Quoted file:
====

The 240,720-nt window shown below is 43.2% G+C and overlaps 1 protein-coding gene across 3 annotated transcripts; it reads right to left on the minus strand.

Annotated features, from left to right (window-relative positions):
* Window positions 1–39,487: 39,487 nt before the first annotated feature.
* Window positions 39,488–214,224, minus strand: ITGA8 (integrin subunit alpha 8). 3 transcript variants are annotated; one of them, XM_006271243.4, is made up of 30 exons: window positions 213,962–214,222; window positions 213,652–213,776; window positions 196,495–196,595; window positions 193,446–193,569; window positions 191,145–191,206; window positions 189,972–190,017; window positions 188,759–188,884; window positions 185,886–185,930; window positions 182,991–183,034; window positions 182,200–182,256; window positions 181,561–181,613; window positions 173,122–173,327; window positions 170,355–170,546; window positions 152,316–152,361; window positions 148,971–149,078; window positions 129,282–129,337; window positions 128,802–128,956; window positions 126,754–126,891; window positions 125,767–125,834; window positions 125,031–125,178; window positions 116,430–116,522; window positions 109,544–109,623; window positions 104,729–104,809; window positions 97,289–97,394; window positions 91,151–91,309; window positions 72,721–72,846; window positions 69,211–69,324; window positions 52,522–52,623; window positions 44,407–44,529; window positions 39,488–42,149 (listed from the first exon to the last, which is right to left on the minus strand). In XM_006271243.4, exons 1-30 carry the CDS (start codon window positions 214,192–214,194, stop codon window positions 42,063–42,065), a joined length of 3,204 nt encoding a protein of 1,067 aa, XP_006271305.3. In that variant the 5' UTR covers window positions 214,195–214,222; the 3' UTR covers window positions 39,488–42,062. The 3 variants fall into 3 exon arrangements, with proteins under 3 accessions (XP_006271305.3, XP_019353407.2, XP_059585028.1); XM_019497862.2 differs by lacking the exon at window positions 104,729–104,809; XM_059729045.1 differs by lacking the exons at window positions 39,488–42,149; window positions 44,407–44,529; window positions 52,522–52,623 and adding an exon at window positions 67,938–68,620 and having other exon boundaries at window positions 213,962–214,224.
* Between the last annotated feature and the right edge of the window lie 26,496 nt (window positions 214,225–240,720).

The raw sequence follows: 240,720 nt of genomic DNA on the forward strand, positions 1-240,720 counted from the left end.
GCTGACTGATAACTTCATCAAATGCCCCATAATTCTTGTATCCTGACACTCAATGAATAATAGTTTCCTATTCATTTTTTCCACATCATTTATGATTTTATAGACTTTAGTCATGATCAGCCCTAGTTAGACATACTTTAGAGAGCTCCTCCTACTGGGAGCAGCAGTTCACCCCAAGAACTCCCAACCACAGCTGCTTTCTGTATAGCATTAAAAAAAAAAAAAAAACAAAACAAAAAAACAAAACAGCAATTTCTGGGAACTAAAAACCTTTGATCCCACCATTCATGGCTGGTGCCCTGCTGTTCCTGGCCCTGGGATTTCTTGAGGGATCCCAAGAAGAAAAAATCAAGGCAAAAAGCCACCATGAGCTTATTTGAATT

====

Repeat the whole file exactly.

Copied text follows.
The 240,720-nt window shown below is 43.2% G+C and overlaps 1 protein-coding gene across 3 annotated transcripts; it reads right to left on the minus strand.

Annotated features, from left to right (window-relative positions):
* Window positions 1–39,487: 39,487 nt before the first annotated feature.
* Window positions 39,488–214,224, minus strand: ITGA8 (integrin subunit alpha 8). 3 transcript variants are annotated; one of them, XM_006271243.4, is made up of 30 exons: window positions 213,962–214,222; window positions 213,652–213,776; window positions 196,495–196,595; window positions 193,446–193,569; window positions 191,145–191,206; window positions 189,972–190,017; window positions 188,759–188,884; window positions 185,886–185,930; window positions 182,991–183,034; window positions 182,200–182,256; window positions 181,561–181,613; window positions 173,122–173,327; window positions 170,355–170,546; window positions 152,316–152,361; window positions 148,971–149,078; window positions 129,282–129,337; window positions 128,802–128,956; window positions 126,754–126,891; window positions 125,767–125,834; window positions 125,031–125,178; window positions 116,430–116,522; window positions 109,544–109,623; window positions 104,729–104,809; window positions 97,289–97,394; window positions 91,151–91,309; window positions 72,721–72,846; window positions 69,211–69,324; window positions 52,522–52,623; window positions 44,407–44,529; window positions 39,488–42,149 (listed from the first exon to the last, which is right to left on the minus strand). In XM_006271243.4, exons 1-30 carry the CDS (start codon window positions 214,192–214,194, stop codon window positions 42,063–42,065), a joined length of 3,204 nt encoding a protein of 1,067 aa, XP_006271305.3. In that variant the 5' UTR covers window positions 214,195–214,222; the 3' UTR covers window positions 39,488–42,062. The 3 variants fall into 3 exon arrangements, with proteins under 3 accessions (XP_006271305.3, XP_019353407.2, XP_059585028.1); XM_019497862.2 differs by lacking the exon at window positions 104,729–104,809; XM_059729045.1 differs by lacking the exons at window positions 39,488–42,149; window positions 44,407–44,529; window positions 52,522–52,623 and adding an exon at window positions 67,938–68,620 and having other exon boundaries at window positions 213,962–214,224.
* Between the last annotated feature and the right edge of the window lie 26,496 nt (window positions 214,225–240,720).

The raw sequence follows: 240,720 nt of genomic DNA on the forward strand, positions 1-240,720 counted from the left end.
GCTGACTGATAACTTCATCAAATGCCCCATAATTCTTGTATCCTGACACTCAATGAATAATAGTTTCCTATTCATTTTTTCCACATCATTTATGATTTTATAGACTTTAGTCATGATCAGCCCTAGTTAGACATACTTTAGAGAGCTCCTCCTACTGGGAGCAGCAGTTCACCCCAAGAACTCCCAACCACAGCTGCTTTCTGTATAGCATTAAAAAAAAAAAAAAAACAAAACAAAAAAACAAAACAGCAATTTCTGGGAACTAAAAACCTTTGATCCCACCATTCATGGCTGGTGCCCTGCTGTTCCTGGCCCTGGGATTTCTTGAGGGATCCCAAGAAGAAAAAATCAAGGCAAAAAGCCACCATGAGCTTATTTGAATT